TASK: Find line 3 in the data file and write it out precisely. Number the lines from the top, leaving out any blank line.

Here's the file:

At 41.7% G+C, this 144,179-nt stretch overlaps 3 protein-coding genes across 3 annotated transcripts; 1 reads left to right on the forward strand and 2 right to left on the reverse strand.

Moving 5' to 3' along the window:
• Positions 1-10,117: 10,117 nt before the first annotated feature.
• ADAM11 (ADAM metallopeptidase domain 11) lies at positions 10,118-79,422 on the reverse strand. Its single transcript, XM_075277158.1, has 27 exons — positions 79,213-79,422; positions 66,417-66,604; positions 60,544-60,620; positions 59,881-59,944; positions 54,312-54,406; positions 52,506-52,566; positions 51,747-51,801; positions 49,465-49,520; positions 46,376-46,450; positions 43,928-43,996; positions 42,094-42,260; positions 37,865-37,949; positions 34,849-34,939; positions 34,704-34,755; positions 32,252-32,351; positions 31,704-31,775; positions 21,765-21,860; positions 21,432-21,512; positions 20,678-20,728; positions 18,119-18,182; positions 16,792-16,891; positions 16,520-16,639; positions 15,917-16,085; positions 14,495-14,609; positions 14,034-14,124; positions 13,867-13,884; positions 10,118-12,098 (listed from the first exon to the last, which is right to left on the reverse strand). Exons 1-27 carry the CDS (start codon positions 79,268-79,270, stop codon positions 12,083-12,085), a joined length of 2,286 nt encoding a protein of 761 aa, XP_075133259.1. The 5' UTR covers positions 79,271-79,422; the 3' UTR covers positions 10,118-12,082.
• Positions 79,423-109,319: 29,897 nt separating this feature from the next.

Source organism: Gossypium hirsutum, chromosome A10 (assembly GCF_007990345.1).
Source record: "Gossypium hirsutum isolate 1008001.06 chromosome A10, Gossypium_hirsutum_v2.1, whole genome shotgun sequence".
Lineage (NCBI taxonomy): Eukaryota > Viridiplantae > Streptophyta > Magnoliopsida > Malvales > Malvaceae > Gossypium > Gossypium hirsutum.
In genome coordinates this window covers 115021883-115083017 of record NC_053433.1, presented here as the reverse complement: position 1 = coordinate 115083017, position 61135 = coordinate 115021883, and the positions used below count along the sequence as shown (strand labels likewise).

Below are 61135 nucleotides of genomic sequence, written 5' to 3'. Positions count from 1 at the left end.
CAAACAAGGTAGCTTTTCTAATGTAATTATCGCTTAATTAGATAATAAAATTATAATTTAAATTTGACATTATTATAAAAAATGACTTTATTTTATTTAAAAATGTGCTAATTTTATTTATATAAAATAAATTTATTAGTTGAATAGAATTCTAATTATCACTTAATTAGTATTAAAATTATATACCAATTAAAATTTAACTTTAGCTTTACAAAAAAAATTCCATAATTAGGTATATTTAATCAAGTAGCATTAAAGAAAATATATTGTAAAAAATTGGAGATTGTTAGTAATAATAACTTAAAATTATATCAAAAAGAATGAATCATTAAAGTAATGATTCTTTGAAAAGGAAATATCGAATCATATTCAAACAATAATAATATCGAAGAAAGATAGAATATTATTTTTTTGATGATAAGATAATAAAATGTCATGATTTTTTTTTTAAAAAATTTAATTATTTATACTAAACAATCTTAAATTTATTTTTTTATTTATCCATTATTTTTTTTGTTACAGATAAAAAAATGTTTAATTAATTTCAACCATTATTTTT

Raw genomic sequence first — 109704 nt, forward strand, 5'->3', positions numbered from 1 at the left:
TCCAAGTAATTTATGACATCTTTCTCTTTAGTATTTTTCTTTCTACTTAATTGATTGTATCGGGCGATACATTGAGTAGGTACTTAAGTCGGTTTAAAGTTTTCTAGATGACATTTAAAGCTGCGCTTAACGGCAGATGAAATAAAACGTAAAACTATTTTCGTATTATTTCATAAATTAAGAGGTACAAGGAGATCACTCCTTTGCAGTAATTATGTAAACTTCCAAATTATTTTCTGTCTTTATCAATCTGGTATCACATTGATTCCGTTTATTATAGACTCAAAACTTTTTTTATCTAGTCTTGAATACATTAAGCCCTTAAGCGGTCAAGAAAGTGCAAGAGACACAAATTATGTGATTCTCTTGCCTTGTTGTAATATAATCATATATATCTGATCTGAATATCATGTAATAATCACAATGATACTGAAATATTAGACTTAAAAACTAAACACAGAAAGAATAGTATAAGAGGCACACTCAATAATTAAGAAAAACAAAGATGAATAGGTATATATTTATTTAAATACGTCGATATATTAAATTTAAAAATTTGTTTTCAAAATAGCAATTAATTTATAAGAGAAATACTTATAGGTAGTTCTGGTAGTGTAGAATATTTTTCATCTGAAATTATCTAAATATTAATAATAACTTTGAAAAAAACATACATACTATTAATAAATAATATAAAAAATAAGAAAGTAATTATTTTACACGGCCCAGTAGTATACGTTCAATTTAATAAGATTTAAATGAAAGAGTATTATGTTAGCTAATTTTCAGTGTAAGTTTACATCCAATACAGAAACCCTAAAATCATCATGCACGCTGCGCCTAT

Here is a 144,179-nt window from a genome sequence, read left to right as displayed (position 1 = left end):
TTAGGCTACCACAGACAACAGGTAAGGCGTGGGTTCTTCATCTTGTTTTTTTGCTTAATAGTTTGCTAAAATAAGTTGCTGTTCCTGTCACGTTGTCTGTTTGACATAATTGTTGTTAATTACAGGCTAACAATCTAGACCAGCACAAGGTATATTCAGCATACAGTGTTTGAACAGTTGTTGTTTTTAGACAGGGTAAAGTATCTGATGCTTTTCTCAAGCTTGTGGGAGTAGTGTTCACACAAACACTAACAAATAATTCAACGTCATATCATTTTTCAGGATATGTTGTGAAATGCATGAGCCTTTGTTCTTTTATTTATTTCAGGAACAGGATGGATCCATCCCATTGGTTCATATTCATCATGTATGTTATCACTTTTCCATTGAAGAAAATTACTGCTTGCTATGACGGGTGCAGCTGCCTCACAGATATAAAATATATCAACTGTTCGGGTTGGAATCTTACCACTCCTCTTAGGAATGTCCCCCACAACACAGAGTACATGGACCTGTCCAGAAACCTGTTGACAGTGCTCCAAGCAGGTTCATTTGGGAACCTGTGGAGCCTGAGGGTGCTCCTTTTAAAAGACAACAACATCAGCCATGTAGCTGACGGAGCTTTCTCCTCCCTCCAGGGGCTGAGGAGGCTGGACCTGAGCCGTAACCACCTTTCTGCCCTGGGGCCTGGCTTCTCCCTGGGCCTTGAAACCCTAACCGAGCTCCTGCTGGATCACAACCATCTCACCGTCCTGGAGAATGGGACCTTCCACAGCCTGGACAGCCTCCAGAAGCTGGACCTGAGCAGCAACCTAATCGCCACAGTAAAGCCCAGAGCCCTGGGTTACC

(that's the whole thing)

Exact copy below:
• Positions 1-10,117: 10,117 nt before the first annotated feature.